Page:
Additionally, NAMI points out that Sioux Falls was closed for 29 days during that time and Greely was closed for 11. “If your head is spinning, we understand,” NAMI adds. “Equally puzzling is that OSHA’s own quotes in the reduction notes say the following regarding six feet between workers: ‘where possible’.

“This recognition is also found in Reduction Note 2, which begins with ‘When workers are unable to socially distance themselves by at least six feet’ and goes on to discuss the use of face shields or coverings, the use of barriers, etc. companies have done this and have done so for all or most of the time covered by the quote.

“The only claim from the quotes is that the employees are working nearby, but CDC / OSHA guidelines recognize that it is not always possible to separate six feet away and the reduction notes in the quote itself also recognize. this fact and propose solutions – which have already been implemented. OSHA has said that companies who adhere to the Guide need not fear the citation, but the citation exists. Maybe Region 8 should contact the head office, ”he said.

NAMI also highlights the continued monitoring by the Food and Environmental Reporting Network of COVID-19 associated with meat and poultry workers, which is on the decline.

“But we have to be vigilant to maintain this trend and the meat and poultry companies will do everything to ensure that this trend continues,” he said.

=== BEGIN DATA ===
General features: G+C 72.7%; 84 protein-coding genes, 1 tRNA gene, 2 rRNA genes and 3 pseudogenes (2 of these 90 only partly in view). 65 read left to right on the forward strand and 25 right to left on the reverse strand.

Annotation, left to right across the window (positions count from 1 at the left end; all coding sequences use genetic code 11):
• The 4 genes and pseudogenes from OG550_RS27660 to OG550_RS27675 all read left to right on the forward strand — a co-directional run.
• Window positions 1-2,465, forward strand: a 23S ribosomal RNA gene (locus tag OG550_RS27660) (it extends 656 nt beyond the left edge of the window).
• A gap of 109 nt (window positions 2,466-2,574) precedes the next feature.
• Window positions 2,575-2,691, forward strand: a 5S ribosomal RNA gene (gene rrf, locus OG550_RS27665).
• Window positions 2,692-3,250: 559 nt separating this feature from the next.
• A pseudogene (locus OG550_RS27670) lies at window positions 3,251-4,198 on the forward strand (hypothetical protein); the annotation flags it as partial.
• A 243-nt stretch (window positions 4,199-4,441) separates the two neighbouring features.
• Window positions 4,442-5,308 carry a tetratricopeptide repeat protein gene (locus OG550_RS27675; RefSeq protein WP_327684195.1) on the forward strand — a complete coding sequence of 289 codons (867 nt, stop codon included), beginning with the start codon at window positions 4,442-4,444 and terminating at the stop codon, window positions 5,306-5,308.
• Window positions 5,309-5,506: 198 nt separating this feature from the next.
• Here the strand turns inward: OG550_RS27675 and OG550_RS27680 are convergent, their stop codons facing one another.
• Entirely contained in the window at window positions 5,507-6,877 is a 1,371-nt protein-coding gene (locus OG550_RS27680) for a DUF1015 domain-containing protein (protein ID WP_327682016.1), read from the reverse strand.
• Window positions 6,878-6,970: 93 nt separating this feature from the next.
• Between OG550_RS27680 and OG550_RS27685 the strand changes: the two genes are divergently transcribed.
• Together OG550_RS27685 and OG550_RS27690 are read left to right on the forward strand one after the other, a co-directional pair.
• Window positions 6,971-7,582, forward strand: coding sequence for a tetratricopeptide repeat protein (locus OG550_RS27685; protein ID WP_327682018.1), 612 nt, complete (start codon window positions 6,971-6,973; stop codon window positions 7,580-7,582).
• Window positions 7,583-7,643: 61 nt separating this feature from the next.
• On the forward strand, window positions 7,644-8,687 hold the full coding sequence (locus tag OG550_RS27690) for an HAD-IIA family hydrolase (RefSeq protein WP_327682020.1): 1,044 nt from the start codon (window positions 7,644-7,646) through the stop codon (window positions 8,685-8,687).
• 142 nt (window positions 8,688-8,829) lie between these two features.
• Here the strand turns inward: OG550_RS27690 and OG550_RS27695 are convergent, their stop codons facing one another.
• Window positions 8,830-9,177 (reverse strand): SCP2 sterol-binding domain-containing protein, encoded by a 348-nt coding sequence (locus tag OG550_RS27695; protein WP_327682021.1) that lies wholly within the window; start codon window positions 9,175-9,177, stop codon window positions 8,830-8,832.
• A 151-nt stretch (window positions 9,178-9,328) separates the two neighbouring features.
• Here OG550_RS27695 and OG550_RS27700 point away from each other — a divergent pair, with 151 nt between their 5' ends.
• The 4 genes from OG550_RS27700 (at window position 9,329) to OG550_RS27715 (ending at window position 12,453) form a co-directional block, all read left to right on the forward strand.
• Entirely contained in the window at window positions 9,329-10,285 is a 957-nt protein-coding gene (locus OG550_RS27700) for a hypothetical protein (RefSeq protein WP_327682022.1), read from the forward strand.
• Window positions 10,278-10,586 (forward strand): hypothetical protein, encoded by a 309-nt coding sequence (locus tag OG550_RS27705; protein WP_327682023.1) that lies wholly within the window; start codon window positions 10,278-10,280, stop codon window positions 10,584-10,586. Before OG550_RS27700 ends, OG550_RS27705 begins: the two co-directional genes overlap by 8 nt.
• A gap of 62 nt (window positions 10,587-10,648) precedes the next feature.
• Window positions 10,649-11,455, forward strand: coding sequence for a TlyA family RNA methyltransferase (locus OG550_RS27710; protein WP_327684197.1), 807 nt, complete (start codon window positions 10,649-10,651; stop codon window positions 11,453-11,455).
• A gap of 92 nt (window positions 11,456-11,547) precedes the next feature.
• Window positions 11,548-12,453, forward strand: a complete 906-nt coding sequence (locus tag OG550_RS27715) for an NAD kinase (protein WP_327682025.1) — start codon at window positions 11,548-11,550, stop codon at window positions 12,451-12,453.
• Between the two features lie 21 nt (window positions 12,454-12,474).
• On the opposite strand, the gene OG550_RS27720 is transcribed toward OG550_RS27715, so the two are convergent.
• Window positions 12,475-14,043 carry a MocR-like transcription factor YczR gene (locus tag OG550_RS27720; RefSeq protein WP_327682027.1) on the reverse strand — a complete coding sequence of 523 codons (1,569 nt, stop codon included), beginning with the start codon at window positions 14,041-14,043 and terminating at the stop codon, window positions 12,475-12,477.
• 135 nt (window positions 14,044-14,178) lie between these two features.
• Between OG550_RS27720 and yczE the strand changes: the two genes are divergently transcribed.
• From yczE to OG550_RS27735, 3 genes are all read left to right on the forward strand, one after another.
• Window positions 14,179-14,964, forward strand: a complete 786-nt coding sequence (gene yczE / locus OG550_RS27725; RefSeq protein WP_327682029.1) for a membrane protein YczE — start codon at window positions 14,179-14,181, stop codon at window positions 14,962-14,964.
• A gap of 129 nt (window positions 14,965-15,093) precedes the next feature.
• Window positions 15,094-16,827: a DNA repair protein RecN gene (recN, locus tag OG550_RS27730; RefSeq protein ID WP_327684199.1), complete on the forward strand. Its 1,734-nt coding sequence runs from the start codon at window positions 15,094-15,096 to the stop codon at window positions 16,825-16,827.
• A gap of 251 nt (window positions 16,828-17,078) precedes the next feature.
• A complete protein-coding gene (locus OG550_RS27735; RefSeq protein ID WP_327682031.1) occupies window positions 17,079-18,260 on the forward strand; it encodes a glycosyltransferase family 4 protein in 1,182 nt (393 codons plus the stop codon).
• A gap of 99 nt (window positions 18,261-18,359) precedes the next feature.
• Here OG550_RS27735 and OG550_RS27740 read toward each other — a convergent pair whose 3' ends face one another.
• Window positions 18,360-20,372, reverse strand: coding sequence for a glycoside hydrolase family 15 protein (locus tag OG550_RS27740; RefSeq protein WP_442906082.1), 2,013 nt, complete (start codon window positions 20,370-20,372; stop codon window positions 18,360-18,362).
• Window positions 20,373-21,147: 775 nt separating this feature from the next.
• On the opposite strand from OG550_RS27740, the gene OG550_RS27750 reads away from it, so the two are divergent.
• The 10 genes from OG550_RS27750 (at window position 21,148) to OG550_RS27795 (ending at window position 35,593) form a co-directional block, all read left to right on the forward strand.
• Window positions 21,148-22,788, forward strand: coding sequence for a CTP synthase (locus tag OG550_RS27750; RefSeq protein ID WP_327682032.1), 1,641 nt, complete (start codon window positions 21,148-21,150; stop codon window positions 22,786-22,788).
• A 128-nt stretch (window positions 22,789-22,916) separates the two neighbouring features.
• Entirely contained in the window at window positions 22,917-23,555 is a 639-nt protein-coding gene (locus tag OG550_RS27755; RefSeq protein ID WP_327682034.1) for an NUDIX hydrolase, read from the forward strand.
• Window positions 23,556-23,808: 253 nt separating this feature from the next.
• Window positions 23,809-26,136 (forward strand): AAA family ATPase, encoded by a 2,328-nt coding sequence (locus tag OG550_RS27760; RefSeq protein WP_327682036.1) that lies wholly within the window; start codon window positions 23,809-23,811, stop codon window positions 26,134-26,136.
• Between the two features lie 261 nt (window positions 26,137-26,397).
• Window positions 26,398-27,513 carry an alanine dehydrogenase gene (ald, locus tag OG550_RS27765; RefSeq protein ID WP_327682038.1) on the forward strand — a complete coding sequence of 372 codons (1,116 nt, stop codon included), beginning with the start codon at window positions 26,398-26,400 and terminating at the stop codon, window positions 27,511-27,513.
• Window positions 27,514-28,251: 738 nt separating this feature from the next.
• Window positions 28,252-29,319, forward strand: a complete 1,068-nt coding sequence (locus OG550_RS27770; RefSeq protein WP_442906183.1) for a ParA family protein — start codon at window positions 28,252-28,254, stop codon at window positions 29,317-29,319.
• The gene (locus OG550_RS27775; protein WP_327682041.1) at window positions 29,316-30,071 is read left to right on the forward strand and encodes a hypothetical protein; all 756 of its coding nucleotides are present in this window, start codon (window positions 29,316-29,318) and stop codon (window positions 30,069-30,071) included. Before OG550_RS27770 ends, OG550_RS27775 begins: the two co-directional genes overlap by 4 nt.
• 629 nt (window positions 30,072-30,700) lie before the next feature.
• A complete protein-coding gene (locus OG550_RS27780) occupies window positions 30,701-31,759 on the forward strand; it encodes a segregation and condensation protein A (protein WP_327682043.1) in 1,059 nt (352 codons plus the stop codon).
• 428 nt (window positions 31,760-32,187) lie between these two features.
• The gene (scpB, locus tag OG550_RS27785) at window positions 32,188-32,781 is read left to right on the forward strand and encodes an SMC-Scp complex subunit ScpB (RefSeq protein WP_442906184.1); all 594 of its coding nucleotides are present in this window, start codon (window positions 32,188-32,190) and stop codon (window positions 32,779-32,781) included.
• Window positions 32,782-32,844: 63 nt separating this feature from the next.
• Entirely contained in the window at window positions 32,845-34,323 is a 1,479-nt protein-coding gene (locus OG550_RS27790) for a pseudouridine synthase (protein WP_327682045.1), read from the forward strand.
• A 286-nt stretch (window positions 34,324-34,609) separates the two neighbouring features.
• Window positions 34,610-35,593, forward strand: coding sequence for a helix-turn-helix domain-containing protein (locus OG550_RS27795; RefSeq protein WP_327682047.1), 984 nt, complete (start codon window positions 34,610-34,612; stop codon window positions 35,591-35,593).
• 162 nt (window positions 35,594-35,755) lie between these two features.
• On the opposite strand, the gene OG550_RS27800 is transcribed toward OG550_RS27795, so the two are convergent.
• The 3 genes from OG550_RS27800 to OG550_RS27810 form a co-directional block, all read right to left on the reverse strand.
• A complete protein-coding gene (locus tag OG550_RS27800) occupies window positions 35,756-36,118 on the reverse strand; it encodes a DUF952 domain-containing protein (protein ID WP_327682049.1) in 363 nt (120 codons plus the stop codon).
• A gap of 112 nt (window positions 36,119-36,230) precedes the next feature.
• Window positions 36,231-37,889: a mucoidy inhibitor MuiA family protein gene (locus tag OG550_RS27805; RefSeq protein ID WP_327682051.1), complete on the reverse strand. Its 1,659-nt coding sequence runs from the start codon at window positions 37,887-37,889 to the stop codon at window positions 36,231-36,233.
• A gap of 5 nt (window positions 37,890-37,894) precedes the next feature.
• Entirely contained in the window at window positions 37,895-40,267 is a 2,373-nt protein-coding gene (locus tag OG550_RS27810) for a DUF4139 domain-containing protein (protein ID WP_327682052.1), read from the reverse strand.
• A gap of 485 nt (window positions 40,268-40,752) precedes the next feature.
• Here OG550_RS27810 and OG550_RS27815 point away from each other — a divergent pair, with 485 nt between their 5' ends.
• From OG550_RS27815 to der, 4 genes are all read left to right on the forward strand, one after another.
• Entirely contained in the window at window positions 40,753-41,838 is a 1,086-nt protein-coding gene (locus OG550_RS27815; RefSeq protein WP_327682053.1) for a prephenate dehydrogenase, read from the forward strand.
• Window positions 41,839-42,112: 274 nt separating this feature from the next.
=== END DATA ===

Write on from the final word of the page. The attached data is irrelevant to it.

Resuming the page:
NAMI is the leading voice for the meat and poultry industry. Its members process the vast majority of beef, pork, lamb and poultry in the United States, and manufacture the equipment and ingredients necessary to produce the safest and most reliable meat and poultry products. high quality. UFCW’s 1.3 million members represent employees involved in the grocery, retail, chemical, packaging and processing industries.

Chronology:

March 11 –World Health Organization (WHO) declares pandemic.

2-3 April: President Trump’s problems Executive orders use the Defense Production Act to speed up production of respirators and ventilators and an ordinance to prevent domestic manufacturers from exporting personal protective equipment. The media are starting to report shortages of masks and PPE across the country.

April 3: Centers for Disease Control and Prevention (CDC) revoke mask policy and now recommend face covers to help stop the spread of the virus.

April 12: Smithfield Sioux Falls Plant closes. The company details all of the measures it had already implemented to protect and support employees, which include mandatory 14-day COVID-19-related quarantines with pay as part of an uncompromising effort to protect its employees. dedicated employees. The company has also relaxed its attendance policies to eliminate any punitive effects for missing work due to the diagnosis or quarantine of COVID-19. In addition, Smithfield is taking many steps to minimize the risk of his team members contracting COVID-19. These include adding additional hand disinfection stations, strengthening personal protective equipment, continuing to emphasize the importance of personal hygiene, improving cleaning and disinfection, expanding employee health benefits, implementing thermal scanning, increasing social distancing, installing plexiglass and other physical barriers, and restricting anything that is not essential. visitors.